Digital Citizenship

by: Alison Madison, S9GS Librarian & Media Specialist

Online Behavior

Digital Citizenship is all about understanding and practicing RESPECT online.


  • Respect other's works
  • Respect other's feelings
  • Respect oneself


It encompasses every single way we all interact on the World Wide Web.

The formal definition of Digital Citizenship includes: the norms of behavior with regard to technology use. It is teaching users the rules of good citizenship online.

9 General Areas of Behavior that Make Up Digital Citizenship

Etiquette / Communication / Education / Access / Commerce / Responsibility / Rights / Safety / Security


Image by Lauren Brownell

What Teachers Need to Know

The following are College and Career Ready Anchor Standards that include Digital Citizenship and Internet Ethics.

CCSS.ELA-Literacy.CCRA.W.6 Use technology, including the Internet, to produce and publish writing and to interact and collaborate with others.

Key Vocabulary:

  1. Creative Commons: a kind of copyright that makes it easy for people to copy, share, and build on someone's creative work--*as long as they give the creator credit for it.
  2. Public Domain- a creative work that is not protected by copyright and is therefore free for one to use


CCSS.ELA-Literacy.CCRA.W.8 Gather relevant information from multiple print and digital sources, assess the credibility and accuracy of each source, and integrate the information while avoiding plagiarism.
CCSS.ELA-Literacy.CCRA.W.9 Draw evidence from literary or informational texts to support analysis, reflection, and research.

Key Vocabulary:

  1. Website Evaluation: a guide for evaluating the the reliability of a website
  2. Creative Works: all types of work that someone creates, including writing of all kinds, artwork, and photos, videos, and music
  3. MLA (attributing creative works): writing style for documentation


English Language Arts and World History

CCSS.ELA-Literacy.W.9-10.8 Gather relevant information from multiple authoritative print and not print digital sources, using advanced searches effectively; assess the usefuleness of each source in answering the research question; integrate information into the text selectively to maintain the flow of ideas, avoiding plagiarism and following a standard format for citation.

Key Vocabulary:

See Above

OPEN PROFESSIONALS EDUCATION NETWORK

OER: OPEN EDUCATIONAL RESOURCES

This is an AWESOME, FREE resource to use with all of your classes.


The OER site contains links to numerous websites that YOU and your STUDENTS can use to search and find open licensed media - free to use and free to share.

http://open4us.org/find-oer/

Common Sense Media For Educators

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Visit http://www.commonsensemedia.org/educators to access free grade level specific, common core aligned resources, lessons, and videos that cover topics like Digital Literacy, Digital Citizenship, and Information Literacy.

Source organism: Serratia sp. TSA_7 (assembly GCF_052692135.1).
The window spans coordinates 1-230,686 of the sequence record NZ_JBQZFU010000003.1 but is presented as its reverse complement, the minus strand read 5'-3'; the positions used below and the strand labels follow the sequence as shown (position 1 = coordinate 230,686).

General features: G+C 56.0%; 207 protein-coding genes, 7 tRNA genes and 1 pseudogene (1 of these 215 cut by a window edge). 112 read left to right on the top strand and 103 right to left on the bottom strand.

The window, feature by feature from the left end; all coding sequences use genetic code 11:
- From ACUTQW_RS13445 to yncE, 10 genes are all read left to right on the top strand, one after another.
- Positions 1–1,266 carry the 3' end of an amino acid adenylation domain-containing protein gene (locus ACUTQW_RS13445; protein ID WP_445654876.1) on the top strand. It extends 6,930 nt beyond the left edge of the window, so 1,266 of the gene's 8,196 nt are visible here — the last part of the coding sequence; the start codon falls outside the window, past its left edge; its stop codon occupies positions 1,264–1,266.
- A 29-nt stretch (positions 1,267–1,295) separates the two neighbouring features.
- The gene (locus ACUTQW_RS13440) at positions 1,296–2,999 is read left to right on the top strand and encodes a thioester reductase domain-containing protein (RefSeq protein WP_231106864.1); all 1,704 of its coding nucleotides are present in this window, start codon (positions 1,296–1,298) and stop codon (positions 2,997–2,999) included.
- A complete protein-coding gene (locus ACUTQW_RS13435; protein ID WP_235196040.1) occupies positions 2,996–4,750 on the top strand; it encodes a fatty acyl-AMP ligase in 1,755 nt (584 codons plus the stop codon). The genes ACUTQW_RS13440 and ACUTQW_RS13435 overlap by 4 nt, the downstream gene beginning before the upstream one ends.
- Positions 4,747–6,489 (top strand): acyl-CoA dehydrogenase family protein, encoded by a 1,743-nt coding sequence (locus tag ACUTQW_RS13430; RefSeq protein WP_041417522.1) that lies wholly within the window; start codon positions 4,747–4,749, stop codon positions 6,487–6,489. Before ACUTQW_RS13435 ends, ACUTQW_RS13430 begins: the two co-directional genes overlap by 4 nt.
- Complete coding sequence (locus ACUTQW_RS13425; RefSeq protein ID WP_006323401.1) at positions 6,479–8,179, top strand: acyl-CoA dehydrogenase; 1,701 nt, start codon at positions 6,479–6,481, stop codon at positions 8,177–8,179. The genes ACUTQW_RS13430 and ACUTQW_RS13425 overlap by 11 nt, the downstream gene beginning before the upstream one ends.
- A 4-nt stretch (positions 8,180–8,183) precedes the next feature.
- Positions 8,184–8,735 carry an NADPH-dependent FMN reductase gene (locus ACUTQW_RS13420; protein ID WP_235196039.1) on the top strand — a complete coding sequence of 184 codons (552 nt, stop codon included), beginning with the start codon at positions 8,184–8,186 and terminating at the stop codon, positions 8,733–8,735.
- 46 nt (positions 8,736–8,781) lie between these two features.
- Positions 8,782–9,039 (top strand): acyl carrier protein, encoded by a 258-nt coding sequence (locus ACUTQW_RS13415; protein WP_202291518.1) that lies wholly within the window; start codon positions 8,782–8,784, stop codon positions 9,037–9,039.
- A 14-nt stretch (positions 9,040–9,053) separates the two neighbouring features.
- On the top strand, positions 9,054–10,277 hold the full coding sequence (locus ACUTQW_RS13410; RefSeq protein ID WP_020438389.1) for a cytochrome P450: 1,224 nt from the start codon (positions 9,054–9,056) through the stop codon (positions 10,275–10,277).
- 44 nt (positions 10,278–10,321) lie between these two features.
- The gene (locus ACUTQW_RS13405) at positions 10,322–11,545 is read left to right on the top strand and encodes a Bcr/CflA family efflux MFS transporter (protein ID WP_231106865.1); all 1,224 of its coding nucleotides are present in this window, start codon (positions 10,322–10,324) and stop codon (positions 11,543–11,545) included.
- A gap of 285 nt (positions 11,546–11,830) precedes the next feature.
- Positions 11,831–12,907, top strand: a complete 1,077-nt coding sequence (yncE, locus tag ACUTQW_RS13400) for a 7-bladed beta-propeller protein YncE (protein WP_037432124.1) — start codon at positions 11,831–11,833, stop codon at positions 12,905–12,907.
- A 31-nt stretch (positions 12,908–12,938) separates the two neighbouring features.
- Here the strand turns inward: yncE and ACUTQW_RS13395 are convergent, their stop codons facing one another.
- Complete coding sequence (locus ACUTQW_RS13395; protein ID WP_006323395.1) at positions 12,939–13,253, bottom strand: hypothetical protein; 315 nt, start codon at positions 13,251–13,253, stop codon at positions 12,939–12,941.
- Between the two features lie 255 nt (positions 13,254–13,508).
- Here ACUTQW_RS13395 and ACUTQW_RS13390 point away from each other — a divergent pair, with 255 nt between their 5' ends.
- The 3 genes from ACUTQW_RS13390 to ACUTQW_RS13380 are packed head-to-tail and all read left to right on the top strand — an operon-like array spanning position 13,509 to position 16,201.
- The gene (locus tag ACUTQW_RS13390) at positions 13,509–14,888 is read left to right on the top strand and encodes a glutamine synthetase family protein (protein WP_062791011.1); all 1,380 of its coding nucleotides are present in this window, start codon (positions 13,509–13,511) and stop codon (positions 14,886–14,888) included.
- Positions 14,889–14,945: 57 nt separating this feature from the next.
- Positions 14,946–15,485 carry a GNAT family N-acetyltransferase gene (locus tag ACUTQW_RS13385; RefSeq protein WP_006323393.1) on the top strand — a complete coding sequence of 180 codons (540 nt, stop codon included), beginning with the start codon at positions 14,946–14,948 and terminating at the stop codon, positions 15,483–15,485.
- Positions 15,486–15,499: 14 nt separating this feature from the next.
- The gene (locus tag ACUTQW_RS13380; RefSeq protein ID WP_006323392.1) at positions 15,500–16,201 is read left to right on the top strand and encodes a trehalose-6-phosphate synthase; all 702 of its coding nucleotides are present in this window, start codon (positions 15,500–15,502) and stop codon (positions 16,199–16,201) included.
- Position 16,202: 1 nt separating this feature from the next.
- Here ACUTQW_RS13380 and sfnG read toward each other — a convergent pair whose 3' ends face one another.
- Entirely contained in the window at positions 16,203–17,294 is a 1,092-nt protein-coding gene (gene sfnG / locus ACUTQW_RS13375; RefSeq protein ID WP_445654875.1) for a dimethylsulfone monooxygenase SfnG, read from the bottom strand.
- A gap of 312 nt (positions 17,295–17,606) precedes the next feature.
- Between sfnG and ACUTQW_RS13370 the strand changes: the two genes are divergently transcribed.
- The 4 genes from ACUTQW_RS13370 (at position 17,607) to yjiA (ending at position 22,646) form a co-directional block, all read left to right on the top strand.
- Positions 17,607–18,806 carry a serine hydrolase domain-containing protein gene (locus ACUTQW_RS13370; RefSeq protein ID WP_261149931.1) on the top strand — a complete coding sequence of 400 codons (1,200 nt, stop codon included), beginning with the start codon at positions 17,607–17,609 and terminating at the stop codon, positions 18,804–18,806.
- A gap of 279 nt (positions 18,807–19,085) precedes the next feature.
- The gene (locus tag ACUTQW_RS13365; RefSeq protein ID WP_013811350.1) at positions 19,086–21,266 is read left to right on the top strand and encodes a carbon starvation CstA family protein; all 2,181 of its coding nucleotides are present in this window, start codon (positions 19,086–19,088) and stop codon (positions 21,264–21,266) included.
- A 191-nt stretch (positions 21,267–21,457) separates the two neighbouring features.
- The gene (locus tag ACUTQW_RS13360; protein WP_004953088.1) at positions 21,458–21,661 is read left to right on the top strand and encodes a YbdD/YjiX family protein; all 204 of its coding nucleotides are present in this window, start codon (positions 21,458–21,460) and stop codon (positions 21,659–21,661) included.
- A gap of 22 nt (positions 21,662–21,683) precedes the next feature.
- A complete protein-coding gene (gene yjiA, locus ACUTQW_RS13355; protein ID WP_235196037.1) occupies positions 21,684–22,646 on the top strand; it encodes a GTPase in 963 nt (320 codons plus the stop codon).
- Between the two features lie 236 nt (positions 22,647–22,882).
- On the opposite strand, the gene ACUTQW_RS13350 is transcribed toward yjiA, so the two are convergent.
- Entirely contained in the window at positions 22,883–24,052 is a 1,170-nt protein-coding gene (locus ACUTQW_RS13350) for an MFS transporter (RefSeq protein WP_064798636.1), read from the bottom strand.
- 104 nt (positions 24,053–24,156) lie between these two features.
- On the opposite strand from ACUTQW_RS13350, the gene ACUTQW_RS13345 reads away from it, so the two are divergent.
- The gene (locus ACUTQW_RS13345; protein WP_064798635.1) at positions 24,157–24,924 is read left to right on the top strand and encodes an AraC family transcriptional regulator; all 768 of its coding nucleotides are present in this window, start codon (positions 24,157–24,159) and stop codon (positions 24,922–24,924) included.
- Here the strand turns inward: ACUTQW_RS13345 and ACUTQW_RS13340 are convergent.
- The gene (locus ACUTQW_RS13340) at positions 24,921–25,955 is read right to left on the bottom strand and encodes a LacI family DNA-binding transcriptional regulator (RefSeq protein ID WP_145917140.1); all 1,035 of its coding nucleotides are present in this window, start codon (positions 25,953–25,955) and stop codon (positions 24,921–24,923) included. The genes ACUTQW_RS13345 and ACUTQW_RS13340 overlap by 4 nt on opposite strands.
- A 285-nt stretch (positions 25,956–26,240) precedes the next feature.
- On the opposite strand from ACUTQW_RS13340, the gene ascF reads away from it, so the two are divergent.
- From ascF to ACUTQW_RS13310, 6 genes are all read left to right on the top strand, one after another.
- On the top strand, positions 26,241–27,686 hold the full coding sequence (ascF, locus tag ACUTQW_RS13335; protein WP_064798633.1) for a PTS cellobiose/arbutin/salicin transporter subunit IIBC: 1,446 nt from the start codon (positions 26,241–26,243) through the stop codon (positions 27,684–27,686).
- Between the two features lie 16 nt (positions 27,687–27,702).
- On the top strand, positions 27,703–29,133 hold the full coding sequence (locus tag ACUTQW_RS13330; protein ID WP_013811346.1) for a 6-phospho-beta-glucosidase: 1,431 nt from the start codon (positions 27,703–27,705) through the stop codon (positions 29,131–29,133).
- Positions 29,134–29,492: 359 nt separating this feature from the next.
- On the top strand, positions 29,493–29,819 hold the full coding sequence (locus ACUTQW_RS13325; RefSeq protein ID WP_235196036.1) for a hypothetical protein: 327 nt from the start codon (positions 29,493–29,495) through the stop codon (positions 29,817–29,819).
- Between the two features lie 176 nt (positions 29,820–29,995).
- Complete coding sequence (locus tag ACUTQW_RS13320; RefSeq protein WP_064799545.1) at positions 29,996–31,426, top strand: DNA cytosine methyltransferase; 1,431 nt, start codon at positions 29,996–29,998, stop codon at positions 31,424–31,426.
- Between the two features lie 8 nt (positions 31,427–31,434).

Creative Commons: Copyright-Friendly Content and More

Creative Commons: Copyright-friendly content and more

Searching Digital Content: Common Questions

  • How do you want your students to use the Internet?
  • How and where do you want them to gather information?
  • How will they determine if the source is credible?
  • How will they incorporate the information they find?
  • How will they give credit to the author or creator?

Useful Vocabulary for Students

  1. Intellectual Property: creations of the mind, such as inventions; literary and artistic works; designs; and symbols, names and images used in commerce
  2. Creative Works: all types of work that someone creates, including writing of all kinds, artwork, photos, videos, and music
  3. Digital Citizenship: the norms of behavior with regard to technology use. It is teaching users the rules of good citizenship online.
  4. Plagiarism (or to plagiarize): to use the words or ideas of another person as if they were your own words or ideas
  5. Copyright: a law that protects a creator's ownership of and control over the work he or she creates, requiring other people to get the creator's permission before they copy, share, or perform that work
  6. Fair Use: the ability to use a small amount of someone's creative work without permission, but only in certain ways
  7. Public Domain: creative work that's not protected by copyright and is therefore free for one to use
  8. Commercial Purposes: a use in connection with a business, usually for profit
  9. Creative Commons: a kind of copyright that makes it easy for people to copy, share, and build on someone's creative work--*as long as they give the creator credit for it.
  10. MLA (Modern Language Association): writing style for documentation

Great Search Aides for Students

Check List for Students

  1. Check who owns it.
  2. Get permission to use it.
  3. Give credit to the creator of the work - avoid plagiarism.
  4. Buy it (if necessary).
  5. Use it responsibly.
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